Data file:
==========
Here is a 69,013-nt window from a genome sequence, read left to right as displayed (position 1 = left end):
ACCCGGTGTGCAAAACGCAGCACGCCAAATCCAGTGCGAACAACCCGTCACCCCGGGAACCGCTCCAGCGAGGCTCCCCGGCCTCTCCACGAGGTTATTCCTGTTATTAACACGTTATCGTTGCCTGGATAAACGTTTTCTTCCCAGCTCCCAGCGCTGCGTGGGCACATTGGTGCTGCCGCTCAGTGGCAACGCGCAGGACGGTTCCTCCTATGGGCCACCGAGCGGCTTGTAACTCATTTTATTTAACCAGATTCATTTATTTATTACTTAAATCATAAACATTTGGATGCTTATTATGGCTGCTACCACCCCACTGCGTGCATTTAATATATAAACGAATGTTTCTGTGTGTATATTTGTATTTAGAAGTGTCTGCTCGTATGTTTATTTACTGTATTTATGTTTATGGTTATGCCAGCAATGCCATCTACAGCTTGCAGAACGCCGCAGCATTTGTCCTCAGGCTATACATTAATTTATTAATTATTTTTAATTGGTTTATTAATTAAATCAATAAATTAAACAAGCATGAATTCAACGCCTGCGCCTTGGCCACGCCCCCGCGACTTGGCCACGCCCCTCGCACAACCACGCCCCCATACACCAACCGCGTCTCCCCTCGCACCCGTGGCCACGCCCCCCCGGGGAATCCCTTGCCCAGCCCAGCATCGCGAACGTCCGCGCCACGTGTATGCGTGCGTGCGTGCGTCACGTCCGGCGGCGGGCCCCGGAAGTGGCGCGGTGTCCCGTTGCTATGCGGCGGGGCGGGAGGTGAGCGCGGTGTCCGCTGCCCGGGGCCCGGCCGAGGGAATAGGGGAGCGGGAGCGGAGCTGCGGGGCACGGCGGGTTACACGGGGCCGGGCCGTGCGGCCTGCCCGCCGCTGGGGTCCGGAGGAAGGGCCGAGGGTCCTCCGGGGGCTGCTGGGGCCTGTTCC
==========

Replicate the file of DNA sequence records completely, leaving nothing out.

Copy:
Here is a 69,013-nt window from a genome sequence, read left to right as displayed (position 1 = left end):
ACCCGGTGTGCAAAACGCAGCACGCCAAATCCAGTGCGAACAACCCGTCACCCCGGGAACCGCTCCAGCGAGGCTCCCCGGCCTCTCCACGAGGTTATTCCTGTTATTAACACGTTATCGTTGCCTGGATAAACGTTTTCTTCCCAGCTCCCAGCGCTGCGTGGGCACATTGGTGCTGCCGCTCAGTGGCAACGCGCAGGACGGTTCCTCCTATGGGCCACCGAGCGGCTTGTAACTCATTTTATTTAACCAGATTCATTTATTTATTACTTAAATCATAAACATTTGGATGCTTATTATGGCTGCTACCACCCCACTGCGTGCATTTAATATATAAACGAATGTTTCTGTGTGTATATTTGTATTTAGAAGTGTCTGCTCGTATGTTTATTTACTGTATTTATGTTTATGGTTATGCCAGCAATGCCATCTACAGCTTGCAGAACGCCGCAGCATTTGTCCTCAGGCTATACATTAATTTATTAATTATTTTTAATTGGTTTATTAATTAAATCAATAAATTAAACAAGCATGAATTCAACGCCTGCGCCTTGGCCACGCCCCCGCGACTTGGCCACGCCCCTCGCACAACCACGCCCCCATACACCAACCGCGTCTCCCCTCGCACCCGTGGCCACGCCCCCCCGGGGAATCCCTTGCCCAGCCCAGCATCGCGAACGTCCGCGCCACGTGTATGCGTGCGTGCGTGCGTCACGTCCGGCGGCGGGCCCCGGAAGTGGCGCGGTGTCCCGTTGCTATGCGGCGGGGCGGGAGGTGAGCGCGGTGTCCGCTGCCCGGGGCCCGGCCGAGGGAATAGGGGAGCGGGAGCGGAGCTGCGGGGCACGGCGGGTTACACGGGGCCGGGCCGTGCGGCCTGCCCGCCGCTGGGGTCCGGAGGAAGGGCCGAGGGTCCTCCGGGGGCTGCTGGGGCCTGTTCC